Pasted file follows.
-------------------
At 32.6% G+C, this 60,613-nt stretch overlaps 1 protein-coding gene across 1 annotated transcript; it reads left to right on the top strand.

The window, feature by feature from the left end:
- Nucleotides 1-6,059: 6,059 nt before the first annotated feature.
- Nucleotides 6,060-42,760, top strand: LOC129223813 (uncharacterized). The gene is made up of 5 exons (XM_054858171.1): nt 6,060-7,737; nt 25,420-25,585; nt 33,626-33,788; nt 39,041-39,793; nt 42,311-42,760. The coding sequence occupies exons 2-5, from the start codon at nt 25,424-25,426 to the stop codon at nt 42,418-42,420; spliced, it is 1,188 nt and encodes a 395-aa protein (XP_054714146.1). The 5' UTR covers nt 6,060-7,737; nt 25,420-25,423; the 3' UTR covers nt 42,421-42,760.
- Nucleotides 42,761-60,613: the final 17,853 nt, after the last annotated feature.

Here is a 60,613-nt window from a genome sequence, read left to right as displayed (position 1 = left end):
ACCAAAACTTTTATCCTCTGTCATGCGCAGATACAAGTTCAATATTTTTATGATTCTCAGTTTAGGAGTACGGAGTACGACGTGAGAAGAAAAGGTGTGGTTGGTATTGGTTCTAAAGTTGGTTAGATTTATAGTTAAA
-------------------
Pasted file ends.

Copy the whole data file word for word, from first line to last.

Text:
At 32.6% G+C, this 60,613-nt stretch overlaps 1 protein-coding gene across 1 annotated transcript; it reads left to right on the top strand.

The window, feature by feature from the left end:
- Nucleotides 1-6,059: 6,059 nt before the first annotated feature.
- Nucleotides 6,060-42,760, top strand: LOC129223813 (uncharacterized). The gene is made up of 5 exons (XM_054858171.1): nt 6,060-7,737; nt 25,420-25,585; nt 33,626-33,788; nt 39,041-39,793; nt 42,311-42,760. The coding sequence occupies exons 2-5, from the start codon at nt 25,424-25,426 to the stop codon at nt 42,418-42,420; spliced, it is 1,188 nt and encodes a 395-aa protein (XP_054714146.1). The 5' UTR covers nt 6,060-7,737; nt 25,420-25,423; the 3' UTR covers nt 42,421-42,760.
- Nucleotides 42,761-60,613: the final 17,853 nt, after the last annotated feature.

Here is a 60,613-nt window from a genome sequence, read left to right as displayed (position 1 = left end):
ACCAAAACTTTTATCCTCTGTCATGCGCAGATACAAGTTCAATATTTTTATGATTCTCAGTTTAGGAGTACGGAGTACGACGTGAGAAGAAAAGGTGTGGTTGGTATTGGTTCTAAAGTTGGTTAGATTTATAGTTAAA